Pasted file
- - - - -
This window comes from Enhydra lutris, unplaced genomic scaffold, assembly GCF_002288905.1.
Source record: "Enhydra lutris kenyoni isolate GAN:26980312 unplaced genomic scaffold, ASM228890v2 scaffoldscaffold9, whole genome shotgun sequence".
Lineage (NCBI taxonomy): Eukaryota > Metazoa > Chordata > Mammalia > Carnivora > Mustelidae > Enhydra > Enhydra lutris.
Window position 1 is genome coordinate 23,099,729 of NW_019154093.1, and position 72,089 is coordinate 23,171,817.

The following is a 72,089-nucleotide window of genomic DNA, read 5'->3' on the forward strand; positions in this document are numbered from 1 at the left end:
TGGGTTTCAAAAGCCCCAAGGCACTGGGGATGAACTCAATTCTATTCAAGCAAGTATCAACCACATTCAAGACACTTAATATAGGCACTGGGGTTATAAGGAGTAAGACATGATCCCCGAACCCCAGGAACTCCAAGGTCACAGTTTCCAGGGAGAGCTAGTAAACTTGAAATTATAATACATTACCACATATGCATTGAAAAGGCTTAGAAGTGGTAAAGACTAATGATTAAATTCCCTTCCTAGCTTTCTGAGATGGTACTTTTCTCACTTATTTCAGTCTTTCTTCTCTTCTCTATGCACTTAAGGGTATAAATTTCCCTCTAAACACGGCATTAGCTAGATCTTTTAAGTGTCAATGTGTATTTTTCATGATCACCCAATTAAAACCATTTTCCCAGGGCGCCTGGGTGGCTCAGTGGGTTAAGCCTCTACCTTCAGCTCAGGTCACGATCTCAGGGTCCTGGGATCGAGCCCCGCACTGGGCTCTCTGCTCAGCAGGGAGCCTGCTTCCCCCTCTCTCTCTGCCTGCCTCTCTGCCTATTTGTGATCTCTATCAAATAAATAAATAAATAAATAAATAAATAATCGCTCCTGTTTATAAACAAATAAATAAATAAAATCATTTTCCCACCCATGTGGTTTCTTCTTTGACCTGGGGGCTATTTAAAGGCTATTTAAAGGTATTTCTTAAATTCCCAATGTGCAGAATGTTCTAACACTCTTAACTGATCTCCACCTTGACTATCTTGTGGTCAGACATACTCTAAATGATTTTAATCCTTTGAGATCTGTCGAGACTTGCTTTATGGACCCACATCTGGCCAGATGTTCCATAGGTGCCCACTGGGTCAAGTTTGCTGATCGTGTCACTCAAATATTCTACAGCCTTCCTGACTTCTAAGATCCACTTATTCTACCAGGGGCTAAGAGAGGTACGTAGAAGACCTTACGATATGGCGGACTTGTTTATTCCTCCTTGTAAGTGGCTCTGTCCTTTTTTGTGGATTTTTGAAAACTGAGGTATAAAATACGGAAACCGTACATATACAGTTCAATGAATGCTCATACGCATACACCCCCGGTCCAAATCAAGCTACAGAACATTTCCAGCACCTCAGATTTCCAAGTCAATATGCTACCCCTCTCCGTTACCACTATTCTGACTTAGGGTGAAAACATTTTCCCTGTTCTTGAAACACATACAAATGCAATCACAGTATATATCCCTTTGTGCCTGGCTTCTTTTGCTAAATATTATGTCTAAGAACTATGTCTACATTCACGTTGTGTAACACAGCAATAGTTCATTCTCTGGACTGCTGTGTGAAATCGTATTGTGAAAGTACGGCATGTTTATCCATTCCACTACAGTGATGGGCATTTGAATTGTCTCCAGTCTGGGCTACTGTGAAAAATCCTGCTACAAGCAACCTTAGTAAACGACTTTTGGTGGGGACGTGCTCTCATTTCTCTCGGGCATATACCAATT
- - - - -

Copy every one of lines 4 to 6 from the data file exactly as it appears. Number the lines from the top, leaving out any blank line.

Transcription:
Window position 1 is genome coordinate 23,099,729 of NW_019154093.1, and position 72,089 is coordinate 23,171,817.

The following is a 72,089-nucleotide window of genomic DNA, read 5'->3' on the forward strand; positions in this document are numbered from 1 at the left end:
TGGGTTTCAAAAGCCCCAAGGCACTGGGGATGAACTCAATTCTATTCAAGCAAGTATCAACCACATTCAAGACACTTAATATAGGCACTGGGGTTATAAGGAGTAAGACATGATCCCCGAACCCCAGGAACTCCAAGGTCACAGTTTCCAGGGAGAGCTAGTAAACTTGAAATTATAATACATTACCACATATGCATTGAAAAGGCTTAGAAGTGGTAAAGACTAATGATTAAATTCCCTTCCTAGCTTTCTGAGATGGTACTTTTCTCACTTATTTCAGTCTTTCTTCTCTTCTCTATGCACTTAAGGGTATAAATTTCCCTCTAAACACGGCATTAGCTAGATCTTTTAAGTGTCAATGTGTATTTTTCATGATCACCCAATTAAAACCATTTTCCCAGGGCGCCTGGGTGGCTCAGTGGGTTAAGCCTCTACCTTCAGCTCAGGTCACGATCTCAGGGTCCTGGGATCGAGCCCCGCACTGGGCTCTCTGCTCAGCAGGGAGCCTGCTTCCCCCTCTCTCTCTGCCTGCCTCTCTGCCTATTTGTGATCTCTATCAAATAAATAAATAAATAAATAAATAAATAATCGCTCCTGTTTATAAACAAATAAATAAATAAAATCATTTTCCCACCCATGTGGTTTCTTCTTTGACCTGGGGGCTATTTAAAGGCTATTTAAAGGTATTTCTTAAATTCCCAATGTGCAGAATGTTCTAACACTCTTAACTGATCTCCACCTTGACTATCTTGTGGTCAGACATACTCTAAATGATTTTAATCCTTTGAGATCTGTCGAGACTTGCTTTATGGACCCACATCTGGCCAGATGTTCCATAGGTGCCCACTGGGTCAAGTTTGCTGATCGTGTCACTCAAATATTCTACAGCCTTCCTGACTTCTAAGATCCACTTATTCTACCAGGGGCTAAGAGAGGTACGTAGAAGACCTTACGATATGGCGGACTTGTTTATTCCTCCTTGTAAGTGGCTCTGTCCTTTTTTGTGGATTTTTGAAAACTGAGGTATAAAATACGGAAACCGTACATATACAGTTCAATGAATGCTCATACGCATACACCCCCGGTCCAAATCAAGCTACAGAACATTTCCAGCACCTCAGATTTCCAAGTCAATATGCTACCCCTCTCCGTTACCACTATTCTGACTTAGGGTGAAAACATTTTCCCTGTTCTTGAAACACATACAAATGCAATCACAGTATATATCCCTTTGTGCCTGGCTTCTTTTGCTAAATATTATGTCTAAGAACTATGTCTACATTCACGTTGTGTAACACAGCAATAGTTCATTCTCTGGACTGCTGTGTGAAATCGTATTGTGAAAGTACGGCATGTTTATCCATTCCACTACAGTGATGGGCATTTGAATTGTCTCCAGTCTGGGCTACTGTGAAAAATCCTGCTACAAGCAACCTTAGTAAACGACTTTTGGTGGGGACGTGCTCTCATTTCTCTCGGGCATATACCAATT